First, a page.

Edward Victor Cicotte (; June 19, 1884 – May 5, 1969), nicknamed "Knuckles", was an American right-handed pitcher in Major League Baseball best known for his time with the Chicago White Sox. He was one of eight players permanently ineligible for professional baseball for his alleged participation in the Black Sox scandal in the 1919 World Series, in which the favored White Sox lost to the Cincinnati Reds in eight games. The "fixing" of the 1919 World Series is the only recognized gambling scandal to tarnish a World Series.

Fred Mitchell (baseball)

Frederick Francis Mitchell, born Frederick Francis Yapp (June 5, 1878 – October 13, 1970), was an American right-handed pitcher, catcher, first baseman and manager in Major League Baseball. After pitching for the Boston Red Sox, Philadelphia Athletics, Philadelphia Phillies, and Brooklyn Superbas from 1901 to 1905, he returned to the major leagues as a catcher for the New York Highlanders in 1910. He was noted for relieving Hall of Famer Cy Young in the first-ever Red Sox game.

Mitchell was born in Cambridge, Massachusetts. In 1917, he joined the Chicago Cubs as team president, and was later hired as manager. In his second year at the helm, he won the 1918 National League pennant, losing to the Red Sox in the 1918 World Series. However, in the middle of the 1919 season, he was relieved of his president duties and one year later, he was out of a job. The Boston Braves hired him as manager for the 1921 season, but his success in Chicago did not follow him to his hometown Braves, where he lost 100 games twice. After he was fired by the Braves, he returned to Harvard University where he had previously coached baseball in 1916. He remained at Harvard for thirty years until his retirement. Mitchell was best known for his excellence in coaching.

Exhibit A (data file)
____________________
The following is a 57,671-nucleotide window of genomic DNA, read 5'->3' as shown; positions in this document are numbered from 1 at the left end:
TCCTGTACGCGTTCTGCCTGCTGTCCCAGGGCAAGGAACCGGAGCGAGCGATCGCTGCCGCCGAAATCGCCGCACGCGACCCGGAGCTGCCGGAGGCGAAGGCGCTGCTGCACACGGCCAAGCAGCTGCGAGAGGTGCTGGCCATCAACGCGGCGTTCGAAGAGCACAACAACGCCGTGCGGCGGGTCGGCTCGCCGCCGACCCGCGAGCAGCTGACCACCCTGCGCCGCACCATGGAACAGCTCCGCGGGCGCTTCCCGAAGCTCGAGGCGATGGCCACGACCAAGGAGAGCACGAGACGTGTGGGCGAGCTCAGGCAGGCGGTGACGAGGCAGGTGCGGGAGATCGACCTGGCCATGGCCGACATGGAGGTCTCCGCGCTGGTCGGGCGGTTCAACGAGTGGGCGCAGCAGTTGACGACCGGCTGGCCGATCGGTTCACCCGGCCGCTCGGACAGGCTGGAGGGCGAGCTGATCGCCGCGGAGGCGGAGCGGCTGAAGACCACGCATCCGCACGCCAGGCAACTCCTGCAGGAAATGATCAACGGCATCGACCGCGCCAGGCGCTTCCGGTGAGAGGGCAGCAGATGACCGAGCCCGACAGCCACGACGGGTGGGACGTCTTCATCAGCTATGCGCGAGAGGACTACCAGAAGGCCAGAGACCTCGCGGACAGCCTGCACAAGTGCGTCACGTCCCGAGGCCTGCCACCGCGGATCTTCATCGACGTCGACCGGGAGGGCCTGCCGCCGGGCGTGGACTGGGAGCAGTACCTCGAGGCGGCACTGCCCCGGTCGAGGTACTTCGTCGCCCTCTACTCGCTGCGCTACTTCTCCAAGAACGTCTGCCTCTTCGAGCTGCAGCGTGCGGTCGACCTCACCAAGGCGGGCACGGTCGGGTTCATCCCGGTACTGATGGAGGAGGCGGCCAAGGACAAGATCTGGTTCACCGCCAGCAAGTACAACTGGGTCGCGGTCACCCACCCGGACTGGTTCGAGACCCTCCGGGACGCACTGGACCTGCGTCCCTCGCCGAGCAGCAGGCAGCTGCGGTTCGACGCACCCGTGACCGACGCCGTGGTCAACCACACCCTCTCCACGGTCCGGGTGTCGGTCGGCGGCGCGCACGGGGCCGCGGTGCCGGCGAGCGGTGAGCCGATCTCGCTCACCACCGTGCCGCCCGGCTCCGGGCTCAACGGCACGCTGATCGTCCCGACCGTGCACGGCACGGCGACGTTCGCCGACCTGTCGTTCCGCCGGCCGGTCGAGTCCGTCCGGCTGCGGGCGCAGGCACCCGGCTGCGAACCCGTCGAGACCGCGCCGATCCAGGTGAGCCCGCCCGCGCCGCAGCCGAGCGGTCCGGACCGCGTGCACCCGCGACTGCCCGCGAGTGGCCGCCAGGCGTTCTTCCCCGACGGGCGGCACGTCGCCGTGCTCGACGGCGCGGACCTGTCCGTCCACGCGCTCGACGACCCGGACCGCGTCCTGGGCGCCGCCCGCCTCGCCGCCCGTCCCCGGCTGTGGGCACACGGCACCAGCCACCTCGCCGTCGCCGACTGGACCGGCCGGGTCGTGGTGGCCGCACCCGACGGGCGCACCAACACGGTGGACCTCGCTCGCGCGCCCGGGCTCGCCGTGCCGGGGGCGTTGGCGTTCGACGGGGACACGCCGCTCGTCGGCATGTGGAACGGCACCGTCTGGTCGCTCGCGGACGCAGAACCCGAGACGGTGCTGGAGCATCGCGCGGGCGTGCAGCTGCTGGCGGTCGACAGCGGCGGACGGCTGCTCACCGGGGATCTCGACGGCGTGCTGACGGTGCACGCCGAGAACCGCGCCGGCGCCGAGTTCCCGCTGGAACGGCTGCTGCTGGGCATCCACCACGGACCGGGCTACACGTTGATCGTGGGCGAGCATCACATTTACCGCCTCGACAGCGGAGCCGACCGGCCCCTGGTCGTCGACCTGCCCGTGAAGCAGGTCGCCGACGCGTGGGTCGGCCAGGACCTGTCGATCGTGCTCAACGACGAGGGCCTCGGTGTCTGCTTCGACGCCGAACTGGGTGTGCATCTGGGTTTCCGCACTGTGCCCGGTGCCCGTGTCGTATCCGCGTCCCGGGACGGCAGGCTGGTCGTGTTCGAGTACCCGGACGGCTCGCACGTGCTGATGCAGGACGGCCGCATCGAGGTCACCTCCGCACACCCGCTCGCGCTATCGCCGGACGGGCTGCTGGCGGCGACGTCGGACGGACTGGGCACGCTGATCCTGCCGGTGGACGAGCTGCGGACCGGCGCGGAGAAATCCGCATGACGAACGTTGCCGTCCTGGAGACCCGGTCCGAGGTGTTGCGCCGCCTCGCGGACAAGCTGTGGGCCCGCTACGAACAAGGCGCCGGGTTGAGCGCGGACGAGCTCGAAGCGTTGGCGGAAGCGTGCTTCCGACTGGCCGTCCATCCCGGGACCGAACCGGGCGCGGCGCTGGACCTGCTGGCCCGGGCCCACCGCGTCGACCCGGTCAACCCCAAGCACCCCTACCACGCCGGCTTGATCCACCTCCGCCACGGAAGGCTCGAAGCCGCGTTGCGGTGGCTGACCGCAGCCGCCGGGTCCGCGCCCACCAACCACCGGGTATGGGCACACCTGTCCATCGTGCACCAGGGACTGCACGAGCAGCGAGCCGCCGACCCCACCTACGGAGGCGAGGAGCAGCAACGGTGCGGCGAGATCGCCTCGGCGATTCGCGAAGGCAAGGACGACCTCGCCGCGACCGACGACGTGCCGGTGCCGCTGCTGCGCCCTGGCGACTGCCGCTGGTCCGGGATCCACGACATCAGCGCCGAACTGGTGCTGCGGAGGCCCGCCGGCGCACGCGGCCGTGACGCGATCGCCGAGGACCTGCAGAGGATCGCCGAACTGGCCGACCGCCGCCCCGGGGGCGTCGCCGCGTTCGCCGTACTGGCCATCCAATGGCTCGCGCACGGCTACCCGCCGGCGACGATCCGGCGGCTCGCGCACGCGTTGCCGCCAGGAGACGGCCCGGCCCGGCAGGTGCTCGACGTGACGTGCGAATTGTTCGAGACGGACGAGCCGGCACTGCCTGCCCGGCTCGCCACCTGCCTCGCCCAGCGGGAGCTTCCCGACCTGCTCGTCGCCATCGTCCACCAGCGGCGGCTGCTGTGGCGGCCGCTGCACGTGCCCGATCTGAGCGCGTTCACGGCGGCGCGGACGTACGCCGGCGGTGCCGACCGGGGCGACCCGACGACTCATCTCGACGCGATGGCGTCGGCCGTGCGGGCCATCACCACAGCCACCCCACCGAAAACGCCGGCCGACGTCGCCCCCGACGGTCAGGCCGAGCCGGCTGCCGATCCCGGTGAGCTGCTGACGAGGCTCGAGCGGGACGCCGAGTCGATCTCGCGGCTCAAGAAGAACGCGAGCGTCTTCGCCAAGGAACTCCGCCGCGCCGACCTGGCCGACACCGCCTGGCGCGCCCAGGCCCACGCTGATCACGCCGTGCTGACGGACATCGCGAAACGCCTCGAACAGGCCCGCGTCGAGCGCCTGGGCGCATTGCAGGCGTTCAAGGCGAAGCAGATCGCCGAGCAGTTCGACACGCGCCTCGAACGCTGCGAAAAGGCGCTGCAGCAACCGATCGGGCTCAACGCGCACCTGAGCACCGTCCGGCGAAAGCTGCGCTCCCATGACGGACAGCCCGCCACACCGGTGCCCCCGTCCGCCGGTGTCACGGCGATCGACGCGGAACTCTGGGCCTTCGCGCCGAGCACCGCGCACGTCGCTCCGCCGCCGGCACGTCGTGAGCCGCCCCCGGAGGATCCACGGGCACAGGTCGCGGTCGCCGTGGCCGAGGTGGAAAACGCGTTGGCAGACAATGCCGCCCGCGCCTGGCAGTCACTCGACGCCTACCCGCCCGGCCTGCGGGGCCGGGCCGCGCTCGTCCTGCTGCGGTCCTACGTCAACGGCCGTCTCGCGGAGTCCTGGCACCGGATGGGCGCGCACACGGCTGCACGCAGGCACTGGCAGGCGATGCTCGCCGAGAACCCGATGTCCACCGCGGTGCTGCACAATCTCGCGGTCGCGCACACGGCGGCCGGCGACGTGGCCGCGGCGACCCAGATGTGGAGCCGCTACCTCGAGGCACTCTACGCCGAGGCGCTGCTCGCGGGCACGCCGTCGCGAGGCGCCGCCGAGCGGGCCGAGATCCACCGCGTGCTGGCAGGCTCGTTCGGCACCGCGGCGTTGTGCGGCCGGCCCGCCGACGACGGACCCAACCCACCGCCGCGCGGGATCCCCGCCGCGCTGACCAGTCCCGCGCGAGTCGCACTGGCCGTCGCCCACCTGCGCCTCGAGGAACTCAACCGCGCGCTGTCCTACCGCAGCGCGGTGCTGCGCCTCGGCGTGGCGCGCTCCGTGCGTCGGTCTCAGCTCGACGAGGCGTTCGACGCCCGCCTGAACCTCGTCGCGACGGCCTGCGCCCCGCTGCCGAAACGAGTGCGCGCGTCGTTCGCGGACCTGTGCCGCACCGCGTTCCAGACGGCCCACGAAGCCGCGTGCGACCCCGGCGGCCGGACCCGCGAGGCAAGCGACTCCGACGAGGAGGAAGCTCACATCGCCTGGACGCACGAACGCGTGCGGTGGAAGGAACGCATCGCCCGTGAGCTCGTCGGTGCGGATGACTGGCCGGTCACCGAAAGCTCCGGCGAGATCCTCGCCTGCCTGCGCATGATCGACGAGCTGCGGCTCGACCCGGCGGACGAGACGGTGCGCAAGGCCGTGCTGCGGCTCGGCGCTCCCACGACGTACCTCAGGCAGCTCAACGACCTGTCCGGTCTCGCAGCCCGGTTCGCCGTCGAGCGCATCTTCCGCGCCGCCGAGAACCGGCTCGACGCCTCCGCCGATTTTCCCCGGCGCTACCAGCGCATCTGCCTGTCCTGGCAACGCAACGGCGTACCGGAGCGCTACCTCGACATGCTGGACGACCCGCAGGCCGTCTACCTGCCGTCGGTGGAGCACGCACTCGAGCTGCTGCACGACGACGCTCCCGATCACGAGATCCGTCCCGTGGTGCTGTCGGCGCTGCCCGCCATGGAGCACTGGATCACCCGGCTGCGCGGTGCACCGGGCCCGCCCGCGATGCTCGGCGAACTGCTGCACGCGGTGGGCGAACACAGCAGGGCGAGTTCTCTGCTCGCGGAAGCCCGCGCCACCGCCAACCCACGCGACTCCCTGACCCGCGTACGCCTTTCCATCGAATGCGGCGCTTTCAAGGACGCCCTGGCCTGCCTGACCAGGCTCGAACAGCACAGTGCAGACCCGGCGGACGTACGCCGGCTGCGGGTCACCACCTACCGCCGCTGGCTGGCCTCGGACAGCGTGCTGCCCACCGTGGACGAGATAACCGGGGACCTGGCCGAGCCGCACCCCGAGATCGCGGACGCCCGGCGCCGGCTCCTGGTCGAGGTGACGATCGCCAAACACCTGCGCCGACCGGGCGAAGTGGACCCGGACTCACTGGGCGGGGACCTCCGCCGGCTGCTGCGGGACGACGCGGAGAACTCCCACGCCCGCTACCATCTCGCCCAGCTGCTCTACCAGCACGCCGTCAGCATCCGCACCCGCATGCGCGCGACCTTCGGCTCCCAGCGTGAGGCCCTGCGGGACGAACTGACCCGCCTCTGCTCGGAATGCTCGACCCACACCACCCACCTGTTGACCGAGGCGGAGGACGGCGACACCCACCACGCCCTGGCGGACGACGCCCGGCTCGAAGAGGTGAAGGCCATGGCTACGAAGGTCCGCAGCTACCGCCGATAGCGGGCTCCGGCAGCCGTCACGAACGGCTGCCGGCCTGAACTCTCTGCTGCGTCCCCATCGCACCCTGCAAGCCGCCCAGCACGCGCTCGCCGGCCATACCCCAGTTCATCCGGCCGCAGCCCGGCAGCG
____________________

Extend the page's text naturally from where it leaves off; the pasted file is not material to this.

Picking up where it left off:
Mitchell died in Newton, Massachusetts at age 92. He is buried in Brookside Cemetery in Stow, Massachusetts.

Lefty Tyler

George Albert "Lefty" Tyler (December 14, 1889 – September 29, 1953) was a professional baseball pitcher from 1910 to 1921.

From 1910 to 1917, Tyler played with the Boston Doves/Boston Braves. He performed well, having an earned run average (ERA) under 3 in all but two years. In 1918, Tyler was traded to the Chicago Cubs for Larry Doyle, Art Wilson, and $15,000. Tyler did well in Chicago as well, having ERA's under 4.

Tyler's career earned run average was 2.95. His brother, Fred Tyler, played in the major leagues in 1914 as a catcher.

In 1914, Tyler was a member of the Braves team that went from last place to first place in two months, becoming the first team to win a pennant after being in last place on the Fourth of July. The team then went on to defeat Connie Mack's heavily favored Philadelphia Athletics in the 1914 World Series.

In 1916, the New York Giants set the current record of 26 wins without a defeat: Tyler beat them to end the streak on September 30, 1916.

He was the winning pitcher in Game 2 of the 1918 World Series for the Cubs, as well as the hard-luck loser of a 2-1 decision in Game 6, the last game of the Series; it was the last win for the opposing Boston Red Sox until 2004.

Tyler was a better than average hitting pitcher in his 12-year major league career, compiling a .217 batting average (189-for-870) with 85 runs, 4 home runs and 73 RBI. He recorded a career-high 20 RBI as a member of the 1916 Boston Braves.

Max Flack

Max John Flack (February 5, 1890 – July 31, 1975) was a Major League Baseball outfielder. He played twelve seasons in the majors from 1914 to 1925 for the Chicago Chi-Feds/Whales (1914–15) of the Federal League, then the Chicago Cubs (1916–22) and the St. Louis Cardinals (1922–25) of the National League.